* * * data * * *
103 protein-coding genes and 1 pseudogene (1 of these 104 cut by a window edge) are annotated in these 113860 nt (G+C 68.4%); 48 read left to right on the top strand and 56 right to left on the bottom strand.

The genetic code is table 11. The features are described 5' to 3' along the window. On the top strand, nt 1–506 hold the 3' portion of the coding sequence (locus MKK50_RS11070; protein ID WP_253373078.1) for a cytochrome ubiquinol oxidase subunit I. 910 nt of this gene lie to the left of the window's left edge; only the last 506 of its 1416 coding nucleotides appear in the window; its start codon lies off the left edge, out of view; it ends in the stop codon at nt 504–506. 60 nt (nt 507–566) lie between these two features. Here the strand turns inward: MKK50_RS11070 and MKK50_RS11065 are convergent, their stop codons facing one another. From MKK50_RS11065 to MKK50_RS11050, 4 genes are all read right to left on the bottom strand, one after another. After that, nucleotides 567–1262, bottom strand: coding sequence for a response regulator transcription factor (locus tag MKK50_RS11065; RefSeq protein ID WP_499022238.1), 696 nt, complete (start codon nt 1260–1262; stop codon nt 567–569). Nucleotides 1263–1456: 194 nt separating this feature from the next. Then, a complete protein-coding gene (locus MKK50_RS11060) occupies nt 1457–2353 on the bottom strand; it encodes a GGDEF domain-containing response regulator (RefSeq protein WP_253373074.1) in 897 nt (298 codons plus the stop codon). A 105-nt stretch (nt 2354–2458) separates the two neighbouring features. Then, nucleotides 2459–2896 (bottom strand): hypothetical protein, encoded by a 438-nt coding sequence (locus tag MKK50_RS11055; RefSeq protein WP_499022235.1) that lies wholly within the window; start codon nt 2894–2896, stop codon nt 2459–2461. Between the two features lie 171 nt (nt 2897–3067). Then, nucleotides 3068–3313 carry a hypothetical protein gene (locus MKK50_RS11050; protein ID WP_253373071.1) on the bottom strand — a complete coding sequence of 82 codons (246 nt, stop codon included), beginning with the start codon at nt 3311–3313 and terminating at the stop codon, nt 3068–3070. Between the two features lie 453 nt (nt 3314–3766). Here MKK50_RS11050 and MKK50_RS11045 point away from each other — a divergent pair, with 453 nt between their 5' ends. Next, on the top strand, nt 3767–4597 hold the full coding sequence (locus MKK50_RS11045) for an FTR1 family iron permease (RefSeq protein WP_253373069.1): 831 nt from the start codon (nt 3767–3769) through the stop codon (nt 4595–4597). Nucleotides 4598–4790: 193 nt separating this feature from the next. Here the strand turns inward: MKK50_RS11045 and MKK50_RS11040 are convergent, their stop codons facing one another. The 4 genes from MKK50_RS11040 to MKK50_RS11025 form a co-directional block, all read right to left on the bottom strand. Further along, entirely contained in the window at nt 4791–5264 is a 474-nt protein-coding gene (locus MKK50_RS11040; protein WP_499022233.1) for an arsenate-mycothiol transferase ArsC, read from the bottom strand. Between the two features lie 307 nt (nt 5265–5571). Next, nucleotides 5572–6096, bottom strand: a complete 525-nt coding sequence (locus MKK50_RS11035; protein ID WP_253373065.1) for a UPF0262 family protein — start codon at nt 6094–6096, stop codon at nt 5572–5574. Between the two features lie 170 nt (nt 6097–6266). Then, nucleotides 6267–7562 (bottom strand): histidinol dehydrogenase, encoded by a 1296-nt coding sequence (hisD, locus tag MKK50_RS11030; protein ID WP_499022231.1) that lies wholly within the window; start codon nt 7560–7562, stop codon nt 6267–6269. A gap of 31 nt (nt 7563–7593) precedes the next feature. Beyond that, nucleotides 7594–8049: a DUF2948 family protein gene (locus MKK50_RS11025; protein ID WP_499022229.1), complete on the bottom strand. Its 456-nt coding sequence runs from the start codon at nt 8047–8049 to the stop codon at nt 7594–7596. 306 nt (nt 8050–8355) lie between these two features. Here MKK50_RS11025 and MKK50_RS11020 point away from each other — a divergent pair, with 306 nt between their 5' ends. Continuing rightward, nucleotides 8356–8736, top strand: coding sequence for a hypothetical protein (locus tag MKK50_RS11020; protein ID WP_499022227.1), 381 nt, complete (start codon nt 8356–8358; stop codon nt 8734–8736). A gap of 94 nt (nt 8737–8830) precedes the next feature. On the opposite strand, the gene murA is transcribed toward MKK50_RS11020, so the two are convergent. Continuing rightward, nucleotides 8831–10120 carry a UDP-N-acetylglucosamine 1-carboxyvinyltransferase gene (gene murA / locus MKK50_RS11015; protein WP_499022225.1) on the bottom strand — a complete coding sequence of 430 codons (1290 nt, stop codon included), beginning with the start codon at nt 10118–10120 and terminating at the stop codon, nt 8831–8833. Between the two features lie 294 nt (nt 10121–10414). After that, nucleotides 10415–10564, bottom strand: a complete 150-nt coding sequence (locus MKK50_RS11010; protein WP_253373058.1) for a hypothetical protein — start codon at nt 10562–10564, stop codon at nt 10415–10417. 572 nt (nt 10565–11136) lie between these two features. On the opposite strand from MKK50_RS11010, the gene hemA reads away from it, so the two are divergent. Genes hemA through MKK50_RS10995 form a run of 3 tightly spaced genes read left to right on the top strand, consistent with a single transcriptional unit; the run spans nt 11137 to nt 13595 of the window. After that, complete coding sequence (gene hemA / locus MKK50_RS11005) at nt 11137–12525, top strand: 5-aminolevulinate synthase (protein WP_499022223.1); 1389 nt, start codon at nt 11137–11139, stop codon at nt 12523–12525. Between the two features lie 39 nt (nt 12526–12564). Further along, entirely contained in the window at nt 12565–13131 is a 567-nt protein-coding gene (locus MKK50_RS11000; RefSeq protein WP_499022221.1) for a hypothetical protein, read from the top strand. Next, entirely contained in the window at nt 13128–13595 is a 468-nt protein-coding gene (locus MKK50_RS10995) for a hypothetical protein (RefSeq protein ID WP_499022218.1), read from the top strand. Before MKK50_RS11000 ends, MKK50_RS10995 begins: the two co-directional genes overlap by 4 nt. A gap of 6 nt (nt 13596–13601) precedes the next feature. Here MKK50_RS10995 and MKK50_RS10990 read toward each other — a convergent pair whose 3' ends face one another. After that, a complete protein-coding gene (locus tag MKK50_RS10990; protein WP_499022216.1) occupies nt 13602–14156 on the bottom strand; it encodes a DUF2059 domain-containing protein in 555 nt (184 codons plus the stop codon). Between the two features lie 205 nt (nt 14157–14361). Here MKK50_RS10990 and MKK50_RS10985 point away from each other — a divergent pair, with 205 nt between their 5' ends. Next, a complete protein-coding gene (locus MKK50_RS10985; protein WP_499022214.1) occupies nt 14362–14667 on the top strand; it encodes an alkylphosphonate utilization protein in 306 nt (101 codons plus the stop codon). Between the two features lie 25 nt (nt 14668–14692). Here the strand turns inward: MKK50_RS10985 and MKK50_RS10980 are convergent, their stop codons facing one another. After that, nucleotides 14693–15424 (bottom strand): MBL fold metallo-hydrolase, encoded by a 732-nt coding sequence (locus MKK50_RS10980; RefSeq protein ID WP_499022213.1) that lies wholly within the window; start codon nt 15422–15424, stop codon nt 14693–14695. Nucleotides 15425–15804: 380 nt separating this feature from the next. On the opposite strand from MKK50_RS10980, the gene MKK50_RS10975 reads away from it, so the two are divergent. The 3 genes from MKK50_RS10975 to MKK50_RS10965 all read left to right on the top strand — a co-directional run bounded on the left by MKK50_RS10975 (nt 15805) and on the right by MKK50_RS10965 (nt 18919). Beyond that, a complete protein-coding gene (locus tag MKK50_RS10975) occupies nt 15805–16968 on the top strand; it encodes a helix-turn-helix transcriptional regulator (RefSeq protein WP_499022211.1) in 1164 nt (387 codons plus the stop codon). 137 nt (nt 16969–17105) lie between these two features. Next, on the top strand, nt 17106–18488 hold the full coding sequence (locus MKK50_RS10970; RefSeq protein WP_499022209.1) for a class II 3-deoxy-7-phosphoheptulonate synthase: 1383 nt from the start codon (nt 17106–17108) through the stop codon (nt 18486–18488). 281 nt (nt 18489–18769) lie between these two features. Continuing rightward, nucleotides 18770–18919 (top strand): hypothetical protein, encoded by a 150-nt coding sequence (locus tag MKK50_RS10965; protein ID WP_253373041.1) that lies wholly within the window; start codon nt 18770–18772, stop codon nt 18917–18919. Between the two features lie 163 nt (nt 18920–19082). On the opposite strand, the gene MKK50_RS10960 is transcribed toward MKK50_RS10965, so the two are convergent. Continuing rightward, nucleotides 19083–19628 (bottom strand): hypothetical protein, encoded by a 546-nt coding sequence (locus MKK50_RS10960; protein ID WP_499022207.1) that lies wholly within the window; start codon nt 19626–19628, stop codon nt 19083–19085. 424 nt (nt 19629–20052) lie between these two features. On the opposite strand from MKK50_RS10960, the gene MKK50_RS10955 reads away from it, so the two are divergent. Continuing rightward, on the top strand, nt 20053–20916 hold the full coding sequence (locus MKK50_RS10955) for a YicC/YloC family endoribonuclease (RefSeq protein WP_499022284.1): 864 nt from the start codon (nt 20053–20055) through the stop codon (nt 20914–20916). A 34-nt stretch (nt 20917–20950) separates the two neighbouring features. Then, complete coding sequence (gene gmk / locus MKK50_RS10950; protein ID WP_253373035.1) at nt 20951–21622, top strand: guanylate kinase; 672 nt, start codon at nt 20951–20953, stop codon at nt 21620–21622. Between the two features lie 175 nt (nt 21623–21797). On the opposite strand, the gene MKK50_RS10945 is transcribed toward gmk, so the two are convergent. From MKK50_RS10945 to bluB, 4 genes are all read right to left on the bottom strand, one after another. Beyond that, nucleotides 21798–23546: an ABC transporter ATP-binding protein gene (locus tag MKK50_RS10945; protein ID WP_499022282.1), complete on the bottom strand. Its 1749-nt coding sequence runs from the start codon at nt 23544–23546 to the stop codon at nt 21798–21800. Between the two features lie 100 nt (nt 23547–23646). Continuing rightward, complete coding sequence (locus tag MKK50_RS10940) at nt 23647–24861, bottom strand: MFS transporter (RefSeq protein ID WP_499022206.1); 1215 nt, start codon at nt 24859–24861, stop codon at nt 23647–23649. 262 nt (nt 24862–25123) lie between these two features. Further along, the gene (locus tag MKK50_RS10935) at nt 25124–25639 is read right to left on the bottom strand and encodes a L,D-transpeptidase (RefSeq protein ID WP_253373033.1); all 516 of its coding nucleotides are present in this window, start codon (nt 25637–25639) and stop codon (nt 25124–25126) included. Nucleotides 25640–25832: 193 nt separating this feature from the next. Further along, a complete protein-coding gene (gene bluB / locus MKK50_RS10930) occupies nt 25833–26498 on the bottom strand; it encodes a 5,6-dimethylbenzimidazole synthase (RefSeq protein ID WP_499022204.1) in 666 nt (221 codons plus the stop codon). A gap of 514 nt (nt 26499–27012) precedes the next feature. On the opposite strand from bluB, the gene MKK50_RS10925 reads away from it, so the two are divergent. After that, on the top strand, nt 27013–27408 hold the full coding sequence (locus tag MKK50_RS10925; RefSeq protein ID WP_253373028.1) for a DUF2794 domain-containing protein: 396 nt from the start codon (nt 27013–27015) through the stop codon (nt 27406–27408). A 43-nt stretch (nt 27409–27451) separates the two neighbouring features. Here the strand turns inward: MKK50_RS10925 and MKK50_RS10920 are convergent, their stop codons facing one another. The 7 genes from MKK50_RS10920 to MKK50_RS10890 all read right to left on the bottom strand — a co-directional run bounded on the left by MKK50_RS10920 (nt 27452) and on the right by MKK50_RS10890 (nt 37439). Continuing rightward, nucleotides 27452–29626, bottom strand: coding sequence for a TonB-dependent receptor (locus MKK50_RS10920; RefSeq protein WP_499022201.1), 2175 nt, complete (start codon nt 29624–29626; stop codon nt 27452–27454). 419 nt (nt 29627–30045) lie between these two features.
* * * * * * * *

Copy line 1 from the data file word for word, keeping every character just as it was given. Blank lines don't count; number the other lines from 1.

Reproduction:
103 protein-coding genes and 1 pseudogene (1 of these 104 cut by a window edge) are annotated in these 113860 nt (G+C 68.4%); 48 read left to right on the top strand and 56 right to left on the bottom strand.